By Donna Herman

Bright Colors And Bold Patterns, photo by Russ Rowland

What’s tackier, using the phrase “Please refrain from wearing bright colors or bold patterns” on your same-sex wedding invitation, or ignoring the instructions as a guest?  You won’t be able to leave the theater after seeing Drew Droege’s one man show Bright Colors and Bold Patterns at the Barrow Street Theater, without having answered the question for yourself.

It’s a remarkable piece of theater, brilliantly written and performed by Drew Droege, and crisply directed by Michael Urie, no stranger to the stage himself.  One person shows are hard to pull off, but a piece where that one person talks to several different unseen characters on stage successfully, well, I’ve never seen it before. But Drew Droege pulls it off with ease and specificity in Bright Colors and Bold Patterns

The play is set on a patio beautifully decorated in (dare I say it?) bold turquoise and orange colors and patterns. Loud Diana Ross music is blaring as Gerry, Droege’s character, arrives in shorts, a t-shirt, sunglasses, a tote bag and swigging a beer.  He’s just driven down to Palm Springs from LA for the wedding of his old friends Josh and Brennan, and found another old friend Dwayne, and Dwayne’s new boyfriend Mack already on the patio.

At first meeting, you pretty much know who Gerry is.  He’s that incredibly funny, acerbic, can’t shut up, gayer than gay, guy in the crowd.  The one who knows every pop culture icon and reference from 1970 to 5 minutes ago. And the one who can’t wait to tell you who’s who and what’s what.  When Mack leaves the room to make them drinks and he learns from Dwayne that Mack is only 23 years old he remarks “I’m just saying we’re an entire Abigail Breslin older than him.”

It becomes clear right away that there’s a lot of history among the wedding participants and guests, and that Gerry is probably not going to be handling it as well as others.  He’s clearly tightly wound and can’t keep from saying what he thinks.  It doesn’t help that after finishing the beer he walked in with, he starts gulping down Mack’s margaritas like water.  By the way, it didn’t actually take Gerry four hours to get from LA to Palm Springs, it took him 53 minutes, because he did all the cocaine he was bringing to the wedding before he got in the car.

Loose lips sink ships, and we soon find out that not only is Nick, who is an ex-lover of Dwayne’s, arriving with his new boyfriend, but Gerry’s boyfriend isn’t coming because of a fight.  Oh and oops, did he mention that he and Dwayne were briefly more than roommates?  “I’m so sorry you didn’t know, Mack – We were really young and stupid and you know, everybody fucks their roommates in New York – it just makes the most financial sense.”

All the while, Gerry is ranting about how tacky the wedding invitation is and how Brennan and his mother want to try to hide the fact that they’re gay:

“Happy gay wedding!  Did they want us to just show up nude?…Seriously, that really fucking offends me…that invitation.  It’s telling us to be quiet…this is Brennan…. Ugh, have you met Brennan? “Hi, I’m Brennan. I’m just… here.” He’s like an ottoman. And what is he afraid of? He is a gay man getting married in Palm Springs.  He thinks a couple of bright colors and bold patterns are gonna sell him out? I mean, have you seen this house where we’re staying? That den looks like Trina Turk and Betsey Johnson threw up Bacardi Razz and then sold it to Target.  No, I LOVE IT –  this house is great  –  I love Trina Turk. That’s my point, honey – more of that, please!…Honey, we celebrate things and make fun of them at the same time.  That’s called gay. My point is this frankenberry meth orgy is okay for the living room, but I have to fit in?  With Brennan and his beige family?  I have nothing in my closet for them!… someone please tell me where I can find khaki on the rainbow.”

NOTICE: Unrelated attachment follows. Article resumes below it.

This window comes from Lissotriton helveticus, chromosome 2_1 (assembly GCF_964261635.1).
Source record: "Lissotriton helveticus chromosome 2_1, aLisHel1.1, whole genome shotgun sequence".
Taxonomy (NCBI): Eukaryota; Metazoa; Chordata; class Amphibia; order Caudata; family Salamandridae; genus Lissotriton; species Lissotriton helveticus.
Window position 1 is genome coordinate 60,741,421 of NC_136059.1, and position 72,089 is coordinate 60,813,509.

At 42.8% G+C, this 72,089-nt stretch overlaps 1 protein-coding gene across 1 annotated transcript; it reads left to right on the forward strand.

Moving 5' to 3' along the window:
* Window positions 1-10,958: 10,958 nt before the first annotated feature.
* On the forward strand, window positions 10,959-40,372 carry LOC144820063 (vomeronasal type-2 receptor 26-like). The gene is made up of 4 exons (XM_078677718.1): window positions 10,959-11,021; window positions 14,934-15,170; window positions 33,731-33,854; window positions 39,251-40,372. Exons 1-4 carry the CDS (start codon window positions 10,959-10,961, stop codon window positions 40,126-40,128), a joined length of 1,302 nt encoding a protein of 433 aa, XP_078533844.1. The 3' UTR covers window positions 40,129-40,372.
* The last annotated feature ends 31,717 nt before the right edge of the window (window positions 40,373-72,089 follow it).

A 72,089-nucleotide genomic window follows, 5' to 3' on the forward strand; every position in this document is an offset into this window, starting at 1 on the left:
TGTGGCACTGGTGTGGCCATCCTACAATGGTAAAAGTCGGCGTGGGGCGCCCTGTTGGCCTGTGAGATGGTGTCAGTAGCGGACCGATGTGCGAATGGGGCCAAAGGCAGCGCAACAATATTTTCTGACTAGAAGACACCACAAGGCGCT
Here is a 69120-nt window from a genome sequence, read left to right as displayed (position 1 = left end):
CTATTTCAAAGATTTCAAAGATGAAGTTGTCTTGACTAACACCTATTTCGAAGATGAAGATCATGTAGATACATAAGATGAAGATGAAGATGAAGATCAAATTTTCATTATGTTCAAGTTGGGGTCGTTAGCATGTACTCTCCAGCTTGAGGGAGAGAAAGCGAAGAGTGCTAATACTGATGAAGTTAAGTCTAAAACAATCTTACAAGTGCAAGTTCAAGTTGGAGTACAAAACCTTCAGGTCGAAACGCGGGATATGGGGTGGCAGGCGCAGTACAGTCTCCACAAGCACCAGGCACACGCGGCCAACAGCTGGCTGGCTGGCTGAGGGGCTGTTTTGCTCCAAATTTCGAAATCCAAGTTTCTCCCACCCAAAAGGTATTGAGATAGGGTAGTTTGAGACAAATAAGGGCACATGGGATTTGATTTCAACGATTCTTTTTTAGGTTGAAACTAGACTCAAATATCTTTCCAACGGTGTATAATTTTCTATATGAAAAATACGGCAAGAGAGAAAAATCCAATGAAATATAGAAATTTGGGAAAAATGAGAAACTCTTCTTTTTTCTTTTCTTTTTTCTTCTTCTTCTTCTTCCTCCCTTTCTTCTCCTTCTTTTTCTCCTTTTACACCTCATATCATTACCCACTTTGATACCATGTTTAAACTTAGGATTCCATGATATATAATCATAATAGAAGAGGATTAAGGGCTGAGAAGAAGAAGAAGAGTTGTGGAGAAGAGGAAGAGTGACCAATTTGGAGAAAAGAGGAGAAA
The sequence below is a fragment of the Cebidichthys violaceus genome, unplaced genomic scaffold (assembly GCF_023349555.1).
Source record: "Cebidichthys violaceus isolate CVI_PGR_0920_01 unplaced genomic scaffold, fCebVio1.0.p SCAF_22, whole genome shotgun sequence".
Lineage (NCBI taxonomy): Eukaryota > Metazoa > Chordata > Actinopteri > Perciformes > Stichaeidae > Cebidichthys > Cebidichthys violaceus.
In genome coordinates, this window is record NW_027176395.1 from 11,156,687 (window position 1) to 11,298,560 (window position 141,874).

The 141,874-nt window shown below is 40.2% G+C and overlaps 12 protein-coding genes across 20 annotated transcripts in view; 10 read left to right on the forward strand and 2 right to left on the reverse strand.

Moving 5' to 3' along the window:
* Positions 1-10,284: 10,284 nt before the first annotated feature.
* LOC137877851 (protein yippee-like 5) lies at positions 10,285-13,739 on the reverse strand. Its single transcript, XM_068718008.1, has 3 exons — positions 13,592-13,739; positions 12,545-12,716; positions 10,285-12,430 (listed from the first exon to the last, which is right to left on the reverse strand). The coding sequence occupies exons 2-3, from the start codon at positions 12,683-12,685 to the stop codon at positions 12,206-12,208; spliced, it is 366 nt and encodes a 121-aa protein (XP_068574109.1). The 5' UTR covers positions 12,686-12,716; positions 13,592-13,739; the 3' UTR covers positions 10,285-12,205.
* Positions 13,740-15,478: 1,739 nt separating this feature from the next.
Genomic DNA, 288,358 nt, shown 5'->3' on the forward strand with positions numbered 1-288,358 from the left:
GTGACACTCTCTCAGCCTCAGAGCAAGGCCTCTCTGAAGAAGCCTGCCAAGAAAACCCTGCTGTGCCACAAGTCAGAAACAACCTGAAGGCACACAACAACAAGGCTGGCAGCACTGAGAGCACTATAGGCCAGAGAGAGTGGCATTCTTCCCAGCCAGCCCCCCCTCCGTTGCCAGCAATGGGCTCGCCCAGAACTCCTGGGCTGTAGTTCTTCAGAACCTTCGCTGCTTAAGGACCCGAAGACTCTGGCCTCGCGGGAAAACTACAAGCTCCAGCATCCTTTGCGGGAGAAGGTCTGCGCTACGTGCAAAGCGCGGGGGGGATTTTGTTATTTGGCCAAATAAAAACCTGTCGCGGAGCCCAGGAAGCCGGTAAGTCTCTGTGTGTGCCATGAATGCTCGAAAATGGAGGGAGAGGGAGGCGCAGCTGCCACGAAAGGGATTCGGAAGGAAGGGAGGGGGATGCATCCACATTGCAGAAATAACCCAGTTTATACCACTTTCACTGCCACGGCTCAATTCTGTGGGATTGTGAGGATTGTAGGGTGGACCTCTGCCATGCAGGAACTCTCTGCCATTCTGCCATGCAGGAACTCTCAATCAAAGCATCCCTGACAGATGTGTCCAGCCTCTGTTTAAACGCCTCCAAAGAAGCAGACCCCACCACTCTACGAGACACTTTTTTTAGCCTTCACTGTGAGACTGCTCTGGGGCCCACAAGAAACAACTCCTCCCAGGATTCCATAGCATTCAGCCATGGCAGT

And this is all before Nick arrives with more cocaine and the serious drinking begins! But lest you think this is simply a bitch-fest, let me tell you there’s some (ahem) meat on the bone here too.  Droege the writer, wants to explore another side of marriage equality, and he does so quite successfully.  It’s especially meaningful for those same-sex partners who have spent many years being defined as “different” and embracing that label.

Bright Colors and Bold Patterns is funny, fast, acerbic, but also thoughtful, and not for the intolerant.  If you’re interested in seeing the best of what independent theater can offer, don’t hesitate, go see it.

Bright Colors and Bold Patterns Written by Drew Droege, Directed by Michael Urie.

WITH: Drew Droege (Gerry)

Set design by Dara Wishingrad; stage manager, Michael Medina; associate producer, Tom DeTrinis. Presented by Form Theatricals, Zachary Laks and Anthony Francavilla; co-presented by SCRUFF. The Barrow Street Theater, 27 Barrow Street, through December 30th, tickets: